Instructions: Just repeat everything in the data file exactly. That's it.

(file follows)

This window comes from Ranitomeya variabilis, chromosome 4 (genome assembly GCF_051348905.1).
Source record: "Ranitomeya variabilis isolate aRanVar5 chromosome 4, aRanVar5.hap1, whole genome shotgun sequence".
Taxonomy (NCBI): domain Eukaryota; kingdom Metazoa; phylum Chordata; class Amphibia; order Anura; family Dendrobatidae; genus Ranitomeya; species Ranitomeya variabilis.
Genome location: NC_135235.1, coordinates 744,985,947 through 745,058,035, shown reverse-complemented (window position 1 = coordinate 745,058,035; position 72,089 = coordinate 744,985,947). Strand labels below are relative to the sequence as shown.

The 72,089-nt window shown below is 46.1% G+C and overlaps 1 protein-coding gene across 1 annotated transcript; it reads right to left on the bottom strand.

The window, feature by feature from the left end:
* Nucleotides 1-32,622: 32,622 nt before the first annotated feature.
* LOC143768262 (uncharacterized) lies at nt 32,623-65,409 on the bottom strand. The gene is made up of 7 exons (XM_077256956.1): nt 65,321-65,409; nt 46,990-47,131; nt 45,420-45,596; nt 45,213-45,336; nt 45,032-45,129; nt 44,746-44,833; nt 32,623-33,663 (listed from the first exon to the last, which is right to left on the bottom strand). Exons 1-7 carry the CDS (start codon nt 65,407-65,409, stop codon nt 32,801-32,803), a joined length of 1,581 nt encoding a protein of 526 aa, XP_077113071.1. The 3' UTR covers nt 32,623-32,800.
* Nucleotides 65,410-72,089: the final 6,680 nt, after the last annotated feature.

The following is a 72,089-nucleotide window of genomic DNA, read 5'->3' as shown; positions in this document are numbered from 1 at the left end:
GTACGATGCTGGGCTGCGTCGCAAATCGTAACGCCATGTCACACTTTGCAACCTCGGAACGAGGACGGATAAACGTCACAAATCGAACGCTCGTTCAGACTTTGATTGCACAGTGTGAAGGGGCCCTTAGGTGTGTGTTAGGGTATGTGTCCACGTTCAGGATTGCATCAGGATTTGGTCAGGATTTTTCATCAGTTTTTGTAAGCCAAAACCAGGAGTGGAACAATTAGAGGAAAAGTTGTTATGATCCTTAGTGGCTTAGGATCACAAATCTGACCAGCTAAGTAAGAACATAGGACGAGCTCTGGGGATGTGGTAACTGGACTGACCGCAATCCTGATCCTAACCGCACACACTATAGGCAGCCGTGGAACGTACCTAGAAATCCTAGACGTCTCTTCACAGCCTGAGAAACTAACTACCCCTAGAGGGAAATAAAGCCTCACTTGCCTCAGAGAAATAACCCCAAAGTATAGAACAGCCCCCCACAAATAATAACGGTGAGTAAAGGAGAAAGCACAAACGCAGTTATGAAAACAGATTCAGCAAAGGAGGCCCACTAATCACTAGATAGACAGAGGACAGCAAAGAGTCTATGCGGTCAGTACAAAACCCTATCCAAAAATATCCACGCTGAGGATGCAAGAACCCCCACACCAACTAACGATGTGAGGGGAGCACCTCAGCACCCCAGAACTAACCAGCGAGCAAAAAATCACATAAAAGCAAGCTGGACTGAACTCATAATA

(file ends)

This window comes from Ranitomeya variabilis, chromosome 4 (genome assembly GCF_051348905.1).
Source record: "Ranitomeya variabilis isolate aRanVar5 chromosome 4, aRanVar5.hap1, whole genome shotgun sequence".
Taxonomy (NCBI): domain Eukaryota; kingdom Metazoa; phylum Chordata; class Amphibia; order Anura; family Dendrobatidae; genus Ranitomeya; species Ranitomeya variabilis.
Genome location: NC_135235.1, coordinates 744,985,947 through 745,058,035, shown reverse-complemented (window position 1 = coordinate 745,058,035; position 72,089 = coordinate 744,985,947). Strand labels below are relative to the sequence as shown.

The 72,089-nt window shown below is 46.1% G+C and overlaps 1 protein-coding gene across 1 annotated transcript; it reads right to left on the bottom strand.

The window, feature by feature from the left end:
* Nucleotides 1-32,622: 32,622 nt before the first annotated feature.
* LOC143768262 (uncharacterized) lies at nt 32,623-65,409 on the bottom strand. The gene is made up of 7 exons (XM_077256956.1): nt 65,321-65,409; nt 46,990-47,131; nt 45,420-45,596; nt 45,213-45,336; nt 45,032-45,129; nt 44,746-44,833; nt 32,623-33,663 (listed from the first exon to the last, which is right to left on the bottom strand). Exons 1-7 carry the CDS (start codon nt 65,407-65,409, stop codon nt 32,801-32,803), a joined length of 1,581 nt encoding a protein of 526 aa, XP_077113071.1. The 3' UTR covers nt 32,623-32,800.
* Nucleotides 65,410-72,089: the final 6,680 nt, after the last annotated feature.

The following is a 72,089-nucleotide window of genomic DNA, read 5'->3' as shown; positions in this document are numbered from 1 at the left end:
GTACGATGCTGGGCTGCGTCGCAAATCGTAACGCCATGTCACACTTTGCAACCTCGGAACGAGGACGGATAAACGTCACAAATCGAACGCTCGTTCAGACTTTGATTGCACAGTGTGAAGGGGCCCTTAGGTGTGTGTTAGGGTATGTGTCCACGTTCAGGATTGCATCAGGATTTGGTCAGGATTTTTCATCAGTTTTTGTAAGCCAAAACCAGGAGTGGAACAATTAGAGGAAAAGTTGTTATGATCCTTAGTGGCTTAGGATCACAAATCTGACCAGCTAAGTAAGAACATAGGACGAGCTCTGGGGATGTGGTAACTGGACTGACCGCAATCCTGATCCTAACCGCACACACTATAGGCAGCCGTGGAACGTACCTAGAAATCCTAGACGTCTCTTCACAGCCTGAGAAACTAACTACCCCTAGAGGGAAATAAAGCCTCACTTGCCTCAGAGAAATAACCCCAAAGTATAGAACAGCCCCCCACAAATAATAACGGTGAGTAAAGGAGAAAGCACAAACGCAGTTATGAAAACAGATTCAGCAAAGGAGGCCCACTAATCACTAGATAGACAGAGGACAGCAAAGAGTCTATGCGGTCAGTACAAAACCCTATCCAAAAATATCCACGCTGAGGATGCAAGAACCCCCACACCAACTAACGATGTGAGGGGAGCACCTCAGCACCCCAGAACTAACCAGCGAGCAAAAAATCACATAAAAGCAAGCTGGACTGAACTCATAATA